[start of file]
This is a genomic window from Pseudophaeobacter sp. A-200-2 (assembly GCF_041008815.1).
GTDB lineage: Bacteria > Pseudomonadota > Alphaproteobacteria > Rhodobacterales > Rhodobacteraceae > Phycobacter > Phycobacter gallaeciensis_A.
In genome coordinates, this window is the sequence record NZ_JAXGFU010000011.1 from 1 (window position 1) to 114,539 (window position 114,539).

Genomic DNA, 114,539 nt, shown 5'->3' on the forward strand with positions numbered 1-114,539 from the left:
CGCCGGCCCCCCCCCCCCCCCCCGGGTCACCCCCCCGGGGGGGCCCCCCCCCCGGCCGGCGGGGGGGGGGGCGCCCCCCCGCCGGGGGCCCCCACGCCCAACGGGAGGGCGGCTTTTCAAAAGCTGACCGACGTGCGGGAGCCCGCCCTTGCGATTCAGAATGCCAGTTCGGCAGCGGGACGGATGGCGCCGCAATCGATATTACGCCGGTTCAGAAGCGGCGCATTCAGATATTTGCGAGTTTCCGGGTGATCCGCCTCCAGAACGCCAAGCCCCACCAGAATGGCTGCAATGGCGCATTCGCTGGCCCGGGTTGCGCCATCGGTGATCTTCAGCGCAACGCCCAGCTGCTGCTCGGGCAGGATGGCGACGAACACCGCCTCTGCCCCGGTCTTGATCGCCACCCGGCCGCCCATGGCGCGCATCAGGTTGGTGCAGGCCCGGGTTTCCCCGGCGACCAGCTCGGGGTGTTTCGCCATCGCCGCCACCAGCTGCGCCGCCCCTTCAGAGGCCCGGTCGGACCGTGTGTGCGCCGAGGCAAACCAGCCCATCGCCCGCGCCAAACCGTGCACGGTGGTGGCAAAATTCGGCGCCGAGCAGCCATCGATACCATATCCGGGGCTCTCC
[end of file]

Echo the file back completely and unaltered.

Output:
This is a genomic window from Pseudophaeobacter sp. A-200-2 (assembly GCF_041008815.1).
GTDB lineage: Bacteria > Pseudomonadota > Alphaproteobacteria > Rhodobacterales > Rhodobacteraceae > Phycobacter > Phycobacter gallaeciensis_A.
In genome coordinates, this window is the sequence record NZ_JAXGFU010000011.1 from 1 (window position 1) to 114,539 (window position 114,539).

Genomic DNA, 114,539 nt, shown 5'->3' on the forward strand with positions numbered 1-114,539 from the left:
CGCCGGCCCCCCCCCCCCCCCCCGGGTCACCCCCCCGGGGGGGCCCCCCCCCCGGCCGGCGGGGGGGGGGGCGCCCCCCCGCCGGGGGCCCCCACGCCCAACGGGAGGGCGGCTTTTCAAAAGCTGACCGACGTGCGGGAGCCCGCCCTTGCGATTCAGAATGCCAGTTCGGCAGCGGGACGGATGGCGCCGCAATCGATATTACGCCGGTTCAGAAGCGGCGCATTCAGATATTTGCGAGTTTCCGGGTGATCCGCCTCCAGAACGCCAAGCCCCACCAGAATGGCTGCAATGGCGCATTCGCTGGCCCGGGTTGCGCCATCGGTGATCTTCAGCGCAACGCCCAGCTGCTGCTCGGGCAGGATGGCGACGAACACCGCCTCTGCCCCGGTCTTGATCGCCACCCGGCCGCCCATGGCGCGCATCAGGTTGGTGCAGGCCCGGGTTTCCCCGGCGACCAGCTCGGGGTGTTTCGCCATCGCCGCCACCAGCTGCGCCGCCCCTTCAGAGGCCCGGTCGGACCGTGTGTGCGCCGAGGCAAACCAGCCCATCGCCCGCGCCAAACCGTGCACGGTGGTGGCAAAATTCGGCGCCGAGCAGCCATCGATACCATATCCGGGGCTCTCC